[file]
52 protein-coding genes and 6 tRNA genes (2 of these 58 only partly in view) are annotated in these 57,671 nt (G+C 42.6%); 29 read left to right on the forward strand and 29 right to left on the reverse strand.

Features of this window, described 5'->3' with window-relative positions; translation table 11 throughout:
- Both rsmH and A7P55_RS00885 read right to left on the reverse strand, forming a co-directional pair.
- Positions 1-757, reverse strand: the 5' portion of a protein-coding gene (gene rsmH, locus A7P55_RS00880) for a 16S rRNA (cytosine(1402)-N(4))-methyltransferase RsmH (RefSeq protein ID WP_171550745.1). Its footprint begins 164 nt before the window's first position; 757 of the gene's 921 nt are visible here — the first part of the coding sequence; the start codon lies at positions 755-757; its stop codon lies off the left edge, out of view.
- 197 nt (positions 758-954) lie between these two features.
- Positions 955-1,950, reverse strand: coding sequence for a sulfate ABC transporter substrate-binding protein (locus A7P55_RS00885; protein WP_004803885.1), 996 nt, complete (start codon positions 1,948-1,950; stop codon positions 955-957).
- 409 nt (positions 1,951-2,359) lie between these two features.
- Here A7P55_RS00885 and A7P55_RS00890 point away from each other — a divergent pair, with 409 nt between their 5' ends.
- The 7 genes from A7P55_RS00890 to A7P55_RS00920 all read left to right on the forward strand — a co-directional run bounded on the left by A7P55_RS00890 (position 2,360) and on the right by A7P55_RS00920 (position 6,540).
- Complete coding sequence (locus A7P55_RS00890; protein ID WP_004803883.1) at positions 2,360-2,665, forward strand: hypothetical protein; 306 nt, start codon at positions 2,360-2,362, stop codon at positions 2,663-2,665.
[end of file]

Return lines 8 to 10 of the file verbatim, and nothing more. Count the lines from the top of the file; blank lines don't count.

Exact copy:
- Here A7P55_RS00885 and A7P55_RS00890 point away from each other — a divergent pair, with 409 nt between their 5' ends.
- The 7 genes from A7P55_RS00890 to A7P55_RS00920 all read left to right on the forward strand — a co-directional run bounded on the left by A7P55_RS00890 (position 2,360) and on the right by A7P55_RS00920 (position 6,540).
- Complete coding sequence (locus A7P55_RS00890; protein ID WP_004803883.1) at positions 2,360-2,665, forward strand: hypothetical protein; 306 nt, start codon at positions 2,360-2,362, stop codon at positions 2,663-2,665.